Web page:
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The Paradox of The Paradox of Thrift

If you’ve been paying attention lately, you might have heard that throughout the economic recession, Americans have been saving more of their income. Some economists worry that saving, while good for the individual, can be harmful to the economy as a whole. This is commonly called, “the paradox of thrift,” a theory developed by John Maynard Keynes, a popular economist who in the early 20th century saw spending as the basis of an economy.

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Keynes looks at a recession as a vicious cycle, illustrated here:

  1. Less money is being spent by consumers.
  2. Demand for products and services decreases.
  3. Businesses reduce production and eliminate jobs to meet demand.
  4. Unemployment increases, resulting in less income for saving or spending.
  5. Rinse and repeat.

In this model, it is theorized that saving more money can eventually result in having less money to save on an aggregate level. The only thing that can break this cycle is something external. In our case, it is the government. The first treatment was “stimulus,” payments given to taxpayers (from current or future tax receipts) to help “stimulate” the economy.

The reaction, when this didn’t work, was that this wasn’t enough to break the cycle, and more stimulus was needed to noticeably affect the economy. The government decided to go directly to businesses, providing them with the capital needed to finance shovel-ready projects, hire more employees, and keep aggregate income up so consumers would feel that their money is better spent spent.

The easiest argument against the validity of the paradox of thrift is that, for the most part, there is no such thing as saving money. Money is either spent now or it is spent later. Another possibility is that it is invested now and transferred to a business, and the business either spends it now or spends it later. When you decide to spend money later, in almost all cases, you put the money into a bank account, which provides the bank with more funds with which to provide loans to businesses now.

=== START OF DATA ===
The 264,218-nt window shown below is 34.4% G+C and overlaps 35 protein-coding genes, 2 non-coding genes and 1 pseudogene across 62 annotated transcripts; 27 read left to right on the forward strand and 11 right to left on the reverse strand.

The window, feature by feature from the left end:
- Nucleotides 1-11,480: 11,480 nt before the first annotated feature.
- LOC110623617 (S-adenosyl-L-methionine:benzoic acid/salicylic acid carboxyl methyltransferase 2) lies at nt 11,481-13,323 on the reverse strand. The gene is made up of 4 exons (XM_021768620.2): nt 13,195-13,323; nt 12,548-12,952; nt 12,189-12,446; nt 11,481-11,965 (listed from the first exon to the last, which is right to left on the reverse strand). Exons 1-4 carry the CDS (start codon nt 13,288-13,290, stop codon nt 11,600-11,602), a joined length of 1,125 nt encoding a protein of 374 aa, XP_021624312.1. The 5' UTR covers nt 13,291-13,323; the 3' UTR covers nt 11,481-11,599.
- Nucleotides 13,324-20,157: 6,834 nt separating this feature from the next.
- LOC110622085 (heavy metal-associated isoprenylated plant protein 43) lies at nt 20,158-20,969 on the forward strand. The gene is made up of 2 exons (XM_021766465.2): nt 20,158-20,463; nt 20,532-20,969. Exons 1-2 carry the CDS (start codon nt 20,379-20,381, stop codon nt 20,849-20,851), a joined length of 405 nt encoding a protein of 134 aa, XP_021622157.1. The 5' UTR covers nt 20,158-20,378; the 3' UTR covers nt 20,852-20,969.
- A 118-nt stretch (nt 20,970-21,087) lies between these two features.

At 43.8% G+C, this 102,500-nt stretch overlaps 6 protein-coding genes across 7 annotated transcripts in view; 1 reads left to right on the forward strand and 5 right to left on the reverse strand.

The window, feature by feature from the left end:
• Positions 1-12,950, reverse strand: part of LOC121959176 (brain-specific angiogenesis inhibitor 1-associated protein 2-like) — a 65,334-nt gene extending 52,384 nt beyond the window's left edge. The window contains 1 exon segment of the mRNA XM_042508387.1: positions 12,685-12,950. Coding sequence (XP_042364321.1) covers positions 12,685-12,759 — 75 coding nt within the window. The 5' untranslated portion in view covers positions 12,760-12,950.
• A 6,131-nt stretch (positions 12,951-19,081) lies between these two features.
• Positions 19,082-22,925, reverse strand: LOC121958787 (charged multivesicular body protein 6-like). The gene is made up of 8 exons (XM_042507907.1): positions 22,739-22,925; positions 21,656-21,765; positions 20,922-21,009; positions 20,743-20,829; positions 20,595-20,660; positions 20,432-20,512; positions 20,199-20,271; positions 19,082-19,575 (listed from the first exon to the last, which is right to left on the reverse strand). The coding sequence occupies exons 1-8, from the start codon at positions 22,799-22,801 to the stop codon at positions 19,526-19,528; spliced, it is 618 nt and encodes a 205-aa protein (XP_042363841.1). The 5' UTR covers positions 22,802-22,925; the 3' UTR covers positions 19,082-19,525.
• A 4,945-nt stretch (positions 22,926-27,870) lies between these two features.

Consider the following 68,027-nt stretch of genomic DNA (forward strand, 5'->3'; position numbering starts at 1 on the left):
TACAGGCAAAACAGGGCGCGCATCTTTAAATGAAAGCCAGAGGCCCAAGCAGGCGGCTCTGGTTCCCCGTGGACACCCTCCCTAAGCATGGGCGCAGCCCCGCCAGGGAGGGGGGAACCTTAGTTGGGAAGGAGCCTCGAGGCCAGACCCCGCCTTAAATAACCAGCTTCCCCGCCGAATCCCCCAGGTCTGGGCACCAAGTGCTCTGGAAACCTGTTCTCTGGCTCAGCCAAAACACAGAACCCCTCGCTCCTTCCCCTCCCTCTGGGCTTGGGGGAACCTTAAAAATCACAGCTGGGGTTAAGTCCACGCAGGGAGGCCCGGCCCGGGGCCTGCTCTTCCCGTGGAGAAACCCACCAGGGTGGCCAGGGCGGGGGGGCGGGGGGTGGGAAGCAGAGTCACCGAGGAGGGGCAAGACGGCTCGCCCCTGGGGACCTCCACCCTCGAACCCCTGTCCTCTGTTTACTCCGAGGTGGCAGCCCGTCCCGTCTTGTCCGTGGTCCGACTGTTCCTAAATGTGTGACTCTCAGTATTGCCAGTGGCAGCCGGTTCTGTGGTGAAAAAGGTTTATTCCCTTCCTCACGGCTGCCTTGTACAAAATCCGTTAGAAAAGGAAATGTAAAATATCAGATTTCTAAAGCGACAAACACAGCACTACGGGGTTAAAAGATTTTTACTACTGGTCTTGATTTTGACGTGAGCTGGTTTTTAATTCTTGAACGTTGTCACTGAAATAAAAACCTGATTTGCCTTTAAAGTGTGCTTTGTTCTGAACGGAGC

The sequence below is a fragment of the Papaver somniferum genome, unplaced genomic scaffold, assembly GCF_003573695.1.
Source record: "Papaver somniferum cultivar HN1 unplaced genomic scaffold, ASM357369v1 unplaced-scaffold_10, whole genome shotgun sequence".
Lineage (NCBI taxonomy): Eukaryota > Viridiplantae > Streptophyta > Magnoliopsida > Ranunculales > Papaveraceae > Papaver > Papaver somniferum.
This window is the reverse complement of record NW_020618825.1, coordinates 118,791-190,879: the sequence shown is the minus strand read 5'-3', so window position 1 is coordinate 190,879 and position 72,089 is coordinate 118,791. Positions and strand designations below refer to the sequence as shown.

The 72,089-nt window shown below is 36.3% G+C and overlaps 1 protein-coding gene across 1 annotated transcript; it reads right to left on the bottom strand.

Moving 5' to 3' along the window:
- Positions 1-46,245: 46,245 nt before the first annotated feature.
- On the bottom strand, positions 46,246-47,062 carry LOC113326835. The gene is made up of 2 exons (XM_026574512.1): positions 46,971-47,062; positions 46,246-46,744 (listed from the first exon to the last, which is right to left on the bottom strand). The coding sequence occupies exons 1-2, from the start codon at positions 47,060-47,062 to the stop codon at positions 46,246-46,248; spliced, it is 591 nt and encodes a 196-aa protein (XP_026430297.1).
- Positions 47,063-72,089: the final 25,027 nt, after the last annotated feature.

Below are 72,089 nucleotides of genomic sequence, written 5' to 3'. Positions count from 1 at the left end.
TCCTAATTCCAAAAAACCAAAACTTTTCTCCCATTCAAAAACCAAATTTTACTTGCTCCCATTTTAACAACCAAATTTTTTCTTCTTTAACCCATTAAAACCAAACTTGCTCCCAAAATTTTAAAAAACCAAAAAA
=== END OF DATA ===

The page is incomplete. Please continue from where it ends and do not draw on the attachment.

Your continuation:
As long as banks to continue to loan out money, the economy doesn’t decline. But as we see now, thanks to the “credit crunch” (which we haven’t been hearing about as much recently), that’s not happening.

In short, it’s not consumer spending or saving, but the financial industry’s refusal to lend money to credit-worthy businesses that is keeping us amidst the recession.

The paradox of thrift, the idea that saving more money was bad for the economy, was invented when personal rates of saving were much higher and consumer credit was all but nonexistent. At this time in American history, “saving money” meant keeping cash under a mattress outside of the banking system. Perhaps the paradox of thrift was a reality at that time, but despite its popularity in the news recently, it probably no longer applies to America’s modern economy. Many economists now agree that this aspect of Keynesian economics has seen better days.

Does the government need to step in to break the cycle, like Keynes suggested? Probably, but it needs to take the right actions. Helping tax payers with $400 over two years is not enough because it doesn’t have a large enough effect for the majority of Americans in order to restore consumer confidence.

The economy is broken at the lending level, and that’s where the government should focus. Banks need to lend money to credit-worthy customers. If they refuse, the government can step in, and they have a number of options, with approaches ranging from near-socialism to capitalism, including:

  • buying the banks, nationalizing the industry, and changing the way banks do business
  • buying controlling shares in the banks and making management decisions to lend (responsibly)
  • investing in the banks with the requirement that the money be used to increase lending
  • providing tax incentives for institutions that decide to increase responsible lending
  • creating a federal bank that accepts deposits and lends its funds to compete directly with private banks

Continue to save money and spend less than you earn. It’s not a patriotic duty to spend it on products and services you don’t need, despite what you might hear. There is no need to sacrifice your future financial well-being for the sake of the greater good. It wouldn’t work, anyway. The economy will be sorted out with or without the house you buy now rather than a year from now.